Also, for a correct calculation of FD values it is important to correctly choose the range of sizes where the log(box size) vs log(box count) is approximated by the linear dependence. The actin cytoskeleton exists on a limited size scale that is practically between the size of the whole cell itself (up to 150 μm for several cell types) and the size of single globular actin  (about 4 nm). Most often, the biggest box size is defined manually, for example, researchers randomly chose 207 pixels for the confocal image of cardiac fibroblasts’ actin cytoskeleton captured using 40× objective . In our approach, we were able to automate the process of box size definition by suggesting that the size of cell nuclei could be used as reference points for the biggest box size. To simplify further processing we took not the precise size of the cell nucleus but the closest value (in pixels) that was the bigger power of two (maximal box size for the first iteration of FD calculation is ≈2n pixels of the real size of the nucleus). Then, during the calculation, we reduced the box size by 2 (reduced size of box for the second iteration is 2n/2) each time during the calculation until the final box size was 2 pixels. For an in vitro growing (during the interphase) of fibroblast-like cells (including stem cells) in a 2D environment the nuclei area is smaller than 40% of the total cell area but is still big enough for choosing several points for log(box size) vs log(box count) graph. Notably, our improved technique for the FD calculation is applicable for quantification of FD of actin cytoskeleton of any fibroblast-like cells that meets the criteria of the nuclei/total cell size ratio described above.
In our experiments, we utilized the 40× objective to capture the images, thus the size of the biggest box was about 20 μm (128 pixels, 128 = 27) while the size of a smaller box was about 311 nm (2 pixels, 21 = 2) for all 100 cells used for calculation. Thus, we had n = 7 points for the log (box size) vs log (box count) graph. Importantly, we gained almost linear dependence (R2 coefficient was between 0.999–0.991) at the selected scale so a nuclei size can be successfully used for the determination of the sizes of box grids. Also, it should be taken into account that the minimal box size must be larger than the limit of resolution for a confocal microscope (that is near 200 nm).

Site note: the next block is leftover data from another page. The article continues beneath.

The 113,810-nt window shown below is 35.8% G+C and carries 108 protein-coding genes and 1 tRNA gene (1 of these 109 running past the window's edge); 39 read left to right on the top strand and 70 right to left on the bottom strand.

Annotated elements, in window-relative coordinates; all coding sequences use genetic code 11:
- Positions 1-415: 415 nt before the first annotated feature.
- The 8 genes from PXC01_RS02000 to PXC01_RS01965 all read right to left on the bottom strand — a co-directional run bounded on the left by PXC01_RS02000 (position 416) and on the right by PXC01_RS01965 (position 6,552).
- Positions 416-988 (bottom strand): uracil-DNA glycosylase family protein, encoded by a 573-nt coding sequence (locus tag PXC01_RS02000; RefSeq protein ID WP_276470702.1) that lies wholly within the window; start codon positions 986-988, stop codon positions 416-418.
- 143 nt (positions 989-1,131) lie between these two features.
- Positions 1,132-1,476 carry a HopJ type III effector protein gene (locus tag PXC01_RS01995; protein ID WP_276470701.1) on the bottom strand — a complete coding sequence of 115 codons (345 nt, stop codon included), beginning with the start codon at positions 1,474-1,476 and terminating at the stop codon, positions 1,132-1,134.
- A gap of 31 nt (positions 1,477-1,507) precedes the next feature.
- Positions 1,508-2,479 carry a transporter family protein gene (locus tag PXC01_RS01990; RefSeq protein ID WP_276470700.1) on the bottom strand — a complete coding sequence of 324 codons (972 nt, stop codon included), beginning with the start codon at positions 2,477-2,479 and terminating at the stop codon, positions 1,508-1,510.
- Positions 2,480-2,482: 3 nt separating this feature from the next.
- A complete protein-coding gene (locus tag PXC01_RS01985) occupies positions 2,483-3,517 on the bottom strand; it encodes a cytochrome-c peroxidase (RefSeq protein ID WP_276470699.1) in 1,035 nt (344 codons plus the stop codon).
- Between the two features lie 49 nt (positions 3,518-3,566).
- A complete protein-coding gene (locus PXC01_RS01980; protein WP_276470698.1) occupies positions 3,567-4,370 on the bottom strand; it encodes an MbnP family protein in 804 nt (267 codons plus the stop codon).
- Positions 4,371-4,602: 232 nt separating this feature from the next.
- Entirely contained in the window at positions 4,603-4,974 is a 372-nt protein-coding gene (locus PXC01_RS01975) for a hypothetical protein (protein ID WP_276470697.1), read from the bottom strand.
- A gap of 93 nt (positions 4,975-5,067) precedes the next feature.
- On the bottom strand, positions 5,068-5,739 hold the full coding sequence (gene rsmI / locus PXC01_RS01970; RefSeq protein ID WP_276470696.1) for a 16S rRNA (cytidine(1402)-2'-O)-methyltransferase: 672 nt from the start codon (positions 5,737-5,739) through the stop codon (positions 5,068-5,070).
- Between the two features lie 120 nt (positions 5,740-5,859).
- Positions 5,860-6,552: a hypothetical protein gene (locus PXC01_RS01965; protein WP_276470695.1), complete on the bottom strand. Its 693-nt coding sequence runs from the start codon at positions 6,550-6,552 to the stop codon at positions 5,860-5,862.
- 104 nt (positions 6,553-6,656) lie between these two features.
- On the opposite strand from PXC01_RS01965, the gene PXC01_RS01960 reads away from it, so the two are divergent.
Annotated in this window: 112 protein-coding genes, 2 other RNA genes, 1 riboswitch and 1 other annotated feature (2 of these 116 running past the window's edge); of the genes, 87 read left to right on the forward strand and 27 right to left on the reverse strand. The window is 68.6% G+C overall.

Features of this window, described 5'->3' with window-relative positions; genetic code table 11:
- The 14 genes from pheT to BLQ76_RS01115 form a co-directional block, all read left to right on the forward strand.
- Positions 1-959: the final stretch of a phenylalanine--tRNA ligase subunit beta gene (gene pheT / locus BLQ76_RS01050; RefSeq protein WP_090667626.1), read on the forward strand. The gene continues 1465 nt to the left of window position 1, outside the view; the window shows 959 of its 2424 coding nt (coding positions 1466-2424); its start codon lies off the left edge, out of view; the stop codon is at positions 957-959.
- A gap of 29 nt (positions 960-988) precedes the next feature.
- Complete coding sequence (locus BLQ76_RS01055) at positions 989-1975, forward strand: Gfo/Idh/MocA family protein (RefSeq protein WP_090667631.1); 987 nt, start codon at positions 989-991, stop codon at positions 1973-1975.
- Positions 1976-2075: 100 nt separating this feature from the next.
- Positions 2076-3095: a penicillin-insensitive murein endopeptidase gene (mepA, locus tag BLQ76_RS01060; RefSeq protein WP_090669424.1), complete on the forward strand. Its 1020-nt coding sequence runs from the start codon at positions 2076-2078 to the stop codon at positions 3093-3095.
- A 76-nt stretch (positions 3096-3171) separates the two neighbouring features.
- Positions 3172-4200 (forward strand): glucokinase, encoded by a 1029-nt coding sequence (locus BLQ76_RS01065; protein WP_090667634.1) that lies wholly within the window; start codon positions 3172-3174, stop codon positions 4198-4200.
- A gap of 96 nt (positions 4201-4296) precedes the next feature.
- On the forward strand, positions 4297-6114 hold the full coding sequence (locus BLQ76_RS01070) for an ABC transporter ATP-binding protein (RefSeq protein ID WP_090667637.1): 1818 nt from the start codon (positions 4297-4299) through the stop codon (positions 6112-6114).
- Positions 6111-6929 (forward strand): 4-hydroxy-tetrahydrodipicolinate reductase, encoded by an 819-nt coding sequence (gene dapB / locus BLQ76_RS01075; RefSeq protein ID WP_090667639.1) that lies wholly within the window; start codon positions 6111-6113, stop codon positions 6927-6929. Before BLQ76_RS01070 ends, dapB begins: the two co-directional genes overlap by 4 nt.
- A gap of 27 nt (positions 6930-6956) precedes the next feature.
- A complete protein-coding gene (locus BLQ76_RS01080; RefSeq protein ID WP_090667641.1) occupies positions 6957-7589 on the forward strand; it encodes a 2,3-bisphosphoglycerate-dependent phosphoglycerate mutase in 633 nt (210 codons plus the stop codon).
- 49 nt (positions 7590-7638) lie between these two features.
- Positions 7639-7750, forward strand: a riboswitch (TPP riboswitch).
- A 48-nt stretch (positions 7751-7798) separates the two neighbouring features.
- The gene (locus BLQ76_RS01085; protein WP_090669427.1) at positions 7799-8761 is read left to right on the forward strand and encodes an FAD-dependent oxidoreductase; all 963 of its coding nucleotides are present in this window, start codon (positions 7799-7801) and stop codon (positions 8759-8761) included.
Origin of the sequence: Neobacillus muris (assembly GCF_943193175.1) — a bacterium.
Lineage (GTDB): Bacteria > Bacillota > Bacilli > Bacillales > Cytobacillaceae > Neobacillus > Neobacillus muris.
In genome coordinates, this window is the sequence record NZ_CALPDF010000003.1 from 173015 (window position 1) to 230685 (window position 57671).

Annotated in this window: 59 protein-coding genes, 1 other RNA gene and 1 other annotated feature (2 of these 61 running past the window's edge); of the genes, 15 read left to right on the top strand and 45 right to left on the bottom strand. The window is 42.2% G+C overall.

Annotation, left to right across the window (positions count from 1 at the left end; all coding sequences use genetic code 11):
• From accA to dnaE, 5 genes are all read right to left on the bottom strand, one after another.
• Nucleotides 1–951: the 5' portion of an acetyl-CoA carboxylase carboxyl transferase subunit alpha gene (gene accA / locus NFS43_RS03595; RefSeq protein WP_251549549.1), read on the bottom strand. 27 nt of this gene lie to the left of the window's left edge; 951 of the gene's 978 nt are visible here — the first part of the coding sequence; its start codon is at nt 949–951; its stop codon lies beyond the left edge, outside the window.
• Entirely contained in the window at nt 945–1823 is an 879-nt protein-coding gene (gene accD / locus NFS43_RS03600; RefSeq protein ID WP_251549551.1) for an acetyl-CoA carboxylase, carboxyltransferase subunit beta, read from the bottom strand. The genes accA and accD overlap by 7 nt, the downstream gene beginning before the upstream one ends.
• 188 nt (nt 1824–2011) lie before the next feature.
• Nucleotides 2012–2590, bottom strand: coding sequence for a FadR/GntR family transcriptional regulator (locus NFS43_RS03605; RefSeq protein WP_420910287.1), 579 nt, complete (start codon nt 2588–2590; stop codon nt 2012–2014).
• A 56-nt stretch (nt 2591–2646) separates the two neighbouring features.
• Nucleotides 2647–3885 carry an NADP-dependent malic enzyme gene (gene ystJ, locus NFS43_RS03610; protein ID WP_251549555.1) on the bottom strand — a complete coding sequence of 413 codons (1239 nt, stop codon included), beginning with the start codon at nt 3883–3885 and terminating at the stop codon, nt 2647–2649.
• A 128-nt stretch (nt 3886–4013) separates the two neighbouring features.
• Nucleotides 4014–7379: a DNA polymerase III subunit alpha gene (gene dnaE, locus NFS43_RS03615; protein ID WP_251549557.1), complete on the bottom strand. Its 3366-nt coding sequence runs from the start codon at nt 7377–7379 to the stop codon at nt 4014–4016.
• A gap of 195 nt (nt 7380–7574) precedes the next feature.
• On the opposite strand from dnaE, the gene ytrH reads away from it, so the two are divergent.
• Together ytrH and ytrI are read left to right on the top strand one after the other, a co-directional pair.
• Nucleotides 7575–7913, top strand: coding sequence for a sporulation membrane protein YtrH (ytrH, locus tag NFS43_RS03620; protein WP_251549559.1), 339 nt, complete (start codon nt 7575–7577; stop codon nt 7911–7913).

We performed our modified fractal analysis for FD calculation of F-actin in FRSN cells, and to obtain diverse data sets for the analysis we had two control groups (untreated cells and cells incubated with 10 μM DMSO as a vehicle for latrunculin B), and five groups treated with different concentrations of latrunculin B (from 10 nM up to 10 μM). We confirmed the statistical differences between control and treated experimental groups, and these results highly correlated with visual evaluation of actin structures in the images. Also, we obtained two types of images for each sample set that were captured by (1) confocal microscopy and (2) by the imitation of a widefield fluorescence microscope. The FD analysis of both image types showed similar results confirmed by Bland-Altman graphs. Thus, our approach to fractal analysis is applicable for the evaluation of F-actin organization in stem cells (even for small datasets, 15 single cells in each experimental group). Most importantly, our analysis could be used for the F-actin images captured using a simple widefield fluorescence microscope, which eliminates the requirement for technical equipment of the laboratory with expensive high-resolution microscopic systems.